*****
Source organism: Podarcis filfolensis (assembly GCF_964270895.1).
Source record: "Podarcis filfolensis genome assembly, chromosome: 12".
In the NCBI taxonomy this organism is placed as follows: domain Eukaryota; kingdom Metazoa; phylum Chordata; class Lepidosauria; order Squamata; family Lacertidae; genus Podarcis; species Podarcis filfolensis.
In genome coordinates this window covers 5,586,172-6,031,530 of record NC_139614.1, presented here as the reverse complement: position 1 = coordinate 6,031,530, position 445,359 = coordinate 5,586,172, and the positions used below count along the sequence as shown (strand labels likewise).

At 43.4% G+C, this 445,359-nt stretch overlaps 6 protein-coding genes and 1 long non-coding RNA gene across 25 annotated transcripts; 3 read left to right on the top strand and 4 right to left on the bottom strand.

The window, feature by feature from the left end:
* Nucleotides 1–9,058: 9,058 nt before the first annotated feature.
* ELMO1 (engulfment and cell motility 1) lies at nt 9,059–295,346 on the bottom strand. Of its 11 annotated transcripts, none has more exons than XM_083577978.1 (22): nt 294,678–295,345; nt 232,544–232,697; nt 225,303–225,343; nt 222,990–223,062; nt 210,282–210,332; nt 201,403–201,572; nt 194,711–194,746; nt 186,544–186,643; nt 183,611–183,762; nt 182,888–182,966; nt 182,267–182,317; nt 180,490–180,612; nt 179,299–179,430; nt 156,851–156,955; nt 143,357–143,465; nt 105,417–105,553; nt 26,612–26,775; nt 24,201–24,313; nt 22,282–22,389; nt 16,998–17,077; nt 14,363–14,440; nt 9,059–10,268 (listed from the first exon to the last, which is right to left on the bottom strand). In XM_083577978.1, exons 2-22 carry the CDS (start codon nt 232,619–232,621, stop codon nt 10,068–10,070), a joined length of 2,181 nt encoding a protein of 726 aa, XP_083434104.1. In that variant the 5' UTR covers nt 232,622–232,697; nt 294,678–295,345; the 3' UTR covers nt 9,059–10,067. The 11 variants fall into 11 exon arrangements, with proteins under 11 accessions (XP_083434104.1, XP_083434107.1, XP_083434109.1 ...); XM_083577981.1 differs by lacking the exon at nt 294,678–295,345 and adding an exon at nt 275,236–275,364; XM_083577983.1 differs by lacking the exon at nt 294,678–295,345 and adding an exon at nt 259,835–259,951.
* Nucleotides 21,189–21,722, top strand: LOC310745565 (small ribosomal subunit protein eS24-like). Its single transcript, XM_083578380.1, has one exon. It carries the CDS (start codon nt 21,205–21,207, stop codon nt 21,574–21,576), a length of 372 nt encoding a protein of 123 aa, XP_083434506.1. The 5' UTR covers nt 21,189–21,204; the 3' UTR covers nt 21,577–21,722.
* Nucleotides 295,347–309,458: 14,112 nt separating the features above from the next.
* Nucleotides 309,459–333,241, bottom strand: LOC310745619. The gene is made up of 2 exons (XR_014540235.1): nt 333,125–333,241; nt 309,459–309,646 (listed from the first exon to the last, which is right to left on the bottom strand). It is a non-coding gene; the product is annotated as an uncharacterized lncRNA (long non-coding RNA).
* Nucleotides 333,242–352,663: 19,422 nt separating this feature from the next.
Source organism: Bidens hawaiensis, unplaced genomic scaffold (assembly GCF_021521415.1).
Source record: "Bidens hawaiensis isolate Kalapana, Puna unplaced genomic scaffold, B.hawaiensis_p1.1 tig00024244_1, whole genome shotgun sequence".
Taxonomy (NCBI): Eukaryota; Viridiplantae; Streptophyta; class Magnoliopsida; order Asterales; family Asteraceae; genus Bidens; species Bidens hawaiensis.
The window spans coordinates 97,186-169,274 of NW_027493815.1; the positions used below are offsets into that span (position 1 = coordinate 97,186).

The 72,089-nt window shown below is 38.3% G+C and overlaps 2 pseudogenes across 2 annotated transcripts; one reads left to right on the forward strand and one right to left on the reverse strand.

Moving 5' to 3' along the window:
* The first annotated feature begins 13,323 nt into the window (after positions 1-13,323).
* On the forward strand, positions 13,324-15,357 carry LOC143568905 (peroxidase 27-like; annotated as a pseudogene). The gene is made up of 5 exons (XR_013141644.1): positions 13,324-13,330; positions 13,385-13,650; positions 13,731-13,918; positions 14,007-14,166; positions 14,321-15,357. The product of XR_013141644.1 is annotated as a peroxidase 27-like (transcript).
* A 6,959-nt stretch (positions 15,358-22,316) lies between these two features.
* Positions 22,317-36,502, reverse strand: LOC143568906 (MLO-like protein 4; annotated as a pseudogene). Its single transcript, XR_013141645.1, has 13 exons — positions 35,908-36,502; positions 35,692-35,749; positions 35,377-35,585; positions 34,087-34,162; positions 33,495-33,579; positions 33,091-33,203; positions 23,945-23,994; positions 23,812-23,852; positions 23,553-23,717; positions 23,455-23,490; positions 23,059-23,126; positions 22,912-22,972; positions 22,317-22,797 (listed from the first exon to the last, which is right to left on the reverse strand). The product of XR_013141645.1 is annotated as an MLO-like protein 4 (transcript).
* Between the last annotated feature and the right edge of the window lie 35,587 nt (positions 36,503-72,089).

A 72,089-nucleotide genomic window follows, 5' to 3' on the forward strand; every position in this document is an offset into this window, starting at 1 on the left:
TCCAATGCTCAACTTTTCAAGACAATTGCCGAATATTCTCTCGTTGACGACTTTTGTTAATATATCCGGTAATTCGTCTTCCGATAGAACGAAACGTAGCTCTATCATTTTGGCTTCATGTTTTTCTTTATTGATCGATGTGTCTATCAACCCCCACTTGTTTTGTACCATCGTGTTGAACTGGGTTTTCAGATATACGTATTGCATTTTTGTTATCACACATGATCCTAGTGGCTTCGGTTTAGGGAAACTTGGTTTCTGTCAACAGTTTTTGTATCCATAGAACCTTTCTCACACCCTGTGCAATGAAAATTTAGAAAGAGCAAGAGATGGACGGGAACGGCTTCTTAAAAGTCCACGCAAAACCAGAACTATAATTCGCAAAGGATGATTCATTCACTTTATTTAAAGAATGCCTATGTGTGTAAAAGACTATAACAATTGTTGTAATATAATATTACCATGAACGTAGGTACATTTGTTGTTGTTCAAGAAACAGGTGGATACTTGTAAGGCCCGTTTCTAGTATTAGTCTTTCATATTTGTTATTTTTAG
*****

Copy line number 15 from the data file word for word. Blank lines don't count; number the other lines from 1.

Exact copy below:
Taxonomy (NCBI): Eukaryota; Viridiplantae; Streptophyta; class Magnoliopsida; order Asterales; family Asteraceae; genus Bidens; species Bidens hawaiensis.